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State v. Regis

September 8, 2010

STATE OF NEW JERSEY, PLAINTIFF-RESPONDENT,
v.
REYNOLD REGIS, DEFENDANT-APPELLANT.



On appeal from the Superior Court of New Jersey, Law Division, Essex County, Municipal Appeal No. 2009-02.

Per curiam.

NOT FOR PUBLICATION WITHOUT THE APPROVAL OF THE APPELLATE DIVISION

Argued: March 24, 2010

Before Judges Cuff and C.L. Miniman.

Defendant Reynold Regis appeals his conviction on July 6, 2009, of driving under the influence of a controlled dangerous substance (CDS), contrary to N.J.S.A. 39:4-50, and failure to maintain a lane, contrary to N.J.S.A. 39:4-88(b). We affirm in part and reverse in part.

I.

On August 4, 2008, at about 8:06 p.m., defendant was traveling in the right-hand lane of Route 280 in Roseland when he was stopped by a New Jersey State Trooper. Trooper Dennis Cappello was on patrol at that location and observed defendant's vehicle swerve over the fog line onto the shoulder two or three times. The trooper stopped the vehicle and approached the driver's side. He immediately detected an odor of burnt marijuana and asked defendant for his driving credentials. Defendant complied with this request.

Trooper Cappello noticed that defendant's eyes were bloodshot and watery and that he appeared extremely nervous. The trooper observed a female passenger in the vehicle, defendant's girlfriend Camilla Reynolds, and asked defendant why he smelled marijuana. Defendant replied, "I'm just driving with my girlfriend." Considering the answer unresponsive, the trooper asked defendant to exit the vehicle. The trooper again asked defendant about the marijuana, and he replied that possibly his girlfriend smoked marijuana in the car earlier that day. The trooper observed defendant swaying when he walked, using his arms for balance while standing, and fumbling with his hands. The officer directed defendant to the front of his vehicle, and the trooper administered two field sobriety tests:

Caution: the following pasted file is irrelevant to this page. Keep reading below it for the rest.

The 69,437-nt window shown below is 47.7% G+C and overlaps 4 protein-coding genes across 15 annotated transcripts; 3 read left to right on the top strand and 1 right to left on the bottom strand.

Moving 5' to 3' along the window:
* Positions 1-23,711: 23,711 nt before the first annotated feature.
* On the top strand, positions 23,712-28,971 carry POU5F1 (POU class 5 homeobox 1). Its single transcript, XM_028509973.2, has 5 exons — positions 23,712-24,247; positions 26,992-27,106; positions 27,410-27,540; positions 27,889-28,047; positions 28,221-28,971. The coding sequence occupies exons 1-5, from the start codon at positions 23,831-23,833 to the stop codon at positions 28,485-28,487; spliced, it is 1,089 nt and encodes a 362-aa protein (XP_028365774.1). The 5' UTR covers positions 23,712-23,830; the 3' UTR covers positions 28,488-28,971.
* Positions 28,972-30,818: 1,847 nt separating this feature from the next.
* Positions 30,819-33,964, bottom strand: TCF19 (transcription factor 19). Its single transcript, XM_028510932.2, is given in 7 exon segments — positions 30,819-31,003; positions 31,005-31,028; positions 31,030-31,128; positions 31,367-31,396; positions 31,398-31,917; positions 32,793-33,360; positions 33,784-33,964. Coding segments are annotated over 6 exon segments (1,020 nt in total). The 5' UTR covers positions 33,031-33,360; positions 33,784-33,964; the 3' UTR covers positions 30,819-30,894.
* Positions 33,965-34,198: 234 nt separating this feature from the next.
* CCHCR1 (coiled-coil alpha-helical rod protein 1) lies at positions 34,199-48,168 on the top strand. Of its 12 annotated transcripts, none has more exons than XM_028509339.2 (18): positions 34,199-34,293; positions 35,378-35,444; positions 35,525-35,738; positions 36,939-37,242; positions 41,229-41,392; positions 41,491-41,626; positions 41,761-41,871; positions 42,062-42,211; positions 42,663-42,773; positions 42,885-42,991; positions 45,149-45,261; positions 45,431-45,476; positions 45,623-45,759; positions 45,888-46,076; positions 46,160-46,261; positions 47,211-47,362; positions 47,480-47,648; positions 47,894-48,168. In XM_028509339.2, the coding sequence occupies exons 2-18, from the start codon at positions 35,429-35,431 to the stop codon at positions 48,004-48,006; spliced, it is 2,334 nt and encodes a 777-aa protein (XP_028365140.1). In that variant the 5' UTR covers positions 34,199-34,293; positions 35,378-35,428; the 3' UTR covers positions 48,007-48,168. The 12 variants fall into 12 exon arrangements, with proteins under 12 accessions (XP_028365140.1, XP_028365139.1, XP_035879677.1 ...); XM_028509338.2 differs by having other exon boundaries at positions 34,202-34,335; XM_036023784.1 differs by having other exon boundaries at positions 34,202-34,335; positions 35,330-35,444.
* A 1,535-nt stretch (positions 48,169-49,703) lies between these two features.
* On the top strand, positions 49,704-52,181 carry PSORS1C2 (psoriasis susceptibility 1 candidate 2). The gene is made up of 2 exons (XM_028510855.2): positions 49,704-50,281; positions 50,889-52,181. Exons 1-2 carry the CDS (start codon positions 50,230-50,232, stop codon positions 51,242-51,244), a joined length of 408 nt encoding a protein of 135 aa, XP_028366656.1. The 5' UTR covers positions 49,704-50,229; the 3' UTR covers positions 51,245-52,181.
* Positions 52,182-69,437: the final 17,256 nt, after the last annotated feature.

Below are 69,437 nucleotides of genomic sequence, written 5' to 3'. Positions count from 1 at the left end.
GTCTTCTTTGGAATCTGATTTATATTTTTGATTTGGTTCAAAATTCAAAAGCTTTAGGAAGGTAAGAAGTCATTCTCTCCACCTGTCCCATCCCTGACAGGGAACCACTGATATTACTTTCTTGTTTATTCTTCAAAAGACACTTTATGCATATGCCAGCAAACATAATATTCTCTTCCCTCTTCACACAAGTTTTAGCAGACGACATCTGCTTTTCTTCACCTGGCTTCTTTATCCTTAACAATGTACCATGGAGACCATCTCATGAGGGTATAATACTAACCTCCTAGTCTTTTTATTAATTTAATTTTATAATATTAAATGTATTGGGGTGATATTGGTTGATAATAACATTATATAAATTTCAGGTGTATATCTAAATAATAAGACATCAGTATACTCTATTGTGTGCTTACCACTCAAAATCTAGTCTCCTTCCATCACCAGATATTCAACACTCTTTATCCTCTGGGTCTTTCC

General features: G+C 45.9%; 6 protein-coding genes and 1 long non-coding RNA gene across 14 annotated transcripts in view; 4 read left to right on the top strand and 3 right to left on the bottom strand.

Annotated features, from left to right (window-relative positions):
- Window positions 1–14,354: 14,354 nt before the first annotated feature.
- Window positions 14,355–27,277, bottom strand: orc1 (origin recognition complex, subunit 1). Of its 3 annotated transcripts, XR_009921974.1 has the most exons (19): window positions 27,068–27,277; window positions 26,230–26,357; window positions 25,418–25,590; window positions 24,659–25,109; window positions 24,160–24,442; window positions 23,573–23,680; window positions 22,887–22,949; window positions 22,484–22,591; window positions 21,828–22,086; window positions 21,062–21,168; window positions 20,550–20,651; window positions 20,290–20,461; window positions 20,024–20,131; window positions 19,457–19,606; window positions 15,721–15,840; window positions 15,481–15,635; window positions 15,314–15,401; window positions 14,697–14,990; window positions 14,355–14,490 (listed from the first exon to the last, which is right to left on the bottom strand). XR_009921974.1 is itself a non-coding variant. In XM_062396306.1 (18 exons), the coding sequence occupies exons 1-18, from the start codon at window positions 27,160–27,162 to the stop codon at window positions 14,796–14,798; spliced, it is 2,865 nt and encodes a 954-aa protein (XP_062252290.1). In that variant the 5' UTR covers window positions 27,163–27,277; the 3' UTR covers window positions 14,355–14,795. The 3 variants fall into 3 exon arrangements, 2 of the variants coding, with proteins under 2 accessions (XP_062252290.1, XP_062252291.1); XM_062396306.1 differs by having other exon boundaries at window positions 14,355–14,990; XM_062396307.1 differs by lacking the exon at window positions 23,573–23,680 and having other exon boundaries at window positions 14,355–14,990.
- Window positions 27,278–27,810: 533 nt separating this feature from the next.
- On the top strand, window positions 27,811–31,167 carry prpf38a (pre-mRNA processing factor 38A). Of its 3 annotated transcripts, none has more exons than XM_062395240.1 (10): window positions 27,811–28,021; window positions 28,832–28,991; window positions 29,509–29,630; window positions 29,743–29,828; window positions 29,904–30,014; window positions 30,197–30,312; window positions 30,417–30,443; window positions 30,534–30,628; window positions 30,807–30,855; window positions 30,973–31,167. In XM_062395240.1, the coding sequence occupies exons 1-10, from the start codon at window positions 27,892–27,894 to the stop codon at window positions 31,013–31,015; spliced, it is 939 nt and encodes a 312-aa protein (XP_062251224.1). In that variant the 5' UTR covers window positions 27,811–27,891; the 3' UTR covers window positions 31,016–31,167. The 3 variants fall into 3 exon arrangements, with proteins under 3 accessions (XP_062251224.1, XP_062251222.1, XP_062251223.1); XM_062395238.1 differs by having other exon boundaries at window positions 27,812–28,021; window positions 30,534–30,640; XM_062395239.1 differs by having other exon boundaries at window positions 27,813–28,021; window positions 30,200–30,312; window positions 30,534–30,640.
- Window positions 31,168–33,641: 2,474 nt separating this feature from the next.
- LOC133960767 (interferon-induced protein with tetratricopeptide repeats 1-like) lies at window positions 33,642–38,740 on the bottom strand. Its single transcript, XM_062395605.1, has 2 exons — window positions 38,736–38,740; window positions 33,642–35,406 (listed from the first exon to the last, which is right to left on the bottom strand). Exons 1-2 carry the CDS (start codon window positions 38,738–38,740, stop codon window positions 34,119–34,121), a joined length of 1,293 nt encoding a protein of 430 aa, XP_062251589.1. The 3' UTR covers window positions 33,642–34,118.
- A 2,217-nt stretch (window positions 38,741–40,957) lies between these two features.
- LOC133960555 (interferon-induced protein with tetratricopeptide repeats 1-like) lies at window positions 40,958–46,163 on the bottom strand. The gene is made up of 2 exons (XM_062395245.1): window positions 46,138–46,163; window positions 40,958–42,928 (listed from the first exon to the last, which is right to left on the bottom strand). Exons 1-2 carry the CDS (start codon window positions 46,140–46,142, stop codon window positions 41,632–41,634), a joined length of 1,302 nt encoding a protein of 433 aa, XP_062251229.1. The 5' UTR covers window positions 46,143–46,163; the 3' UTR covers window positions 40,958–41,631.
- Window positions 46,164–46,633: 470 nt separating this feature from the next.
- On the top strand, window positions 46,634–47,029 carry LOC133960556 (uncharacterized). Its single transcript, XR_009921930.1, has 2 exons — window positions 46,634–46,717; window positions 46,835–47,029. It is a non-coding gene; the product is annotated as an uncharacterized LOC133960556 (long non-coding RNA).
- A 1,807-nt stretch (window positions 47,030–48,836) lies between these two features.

the walk-and-turn test and the one-legged-stand test. Defendant failed to properly perform both tests, although this was only partially recorded on the trooper's video camera because the test was conducted in front of defendant's car.

Defendant was then placed under arrest for driving while intoxicated (DWI). The trooper admitted that he did not administer the horizontal-gaze nystagmus test to defendant because that was only used for alcohol intoxication. Having arrested defendant, the trooper searched him but found no CDS. The passenger was asked to exit the vehicle, and she was then searched with similar results. A subsequent search of the vehicle's center console revealed a small baggie of marijuana. Defendant and his girlfriend both denied ownership of it and were both arrested.

After administering Miranda*fn1 rights, the trooper transported defendant to the Totowa State Police substation. Defendant then underwent an alcohol breath test, which resulted in a zero reading. He gave a urine sample, which was secured by the trooper and marked as evidence No. 020806. The suspected CDS was also bagged and tagged under No. A020805. Defendant was released to his mother at 10:00 p.m.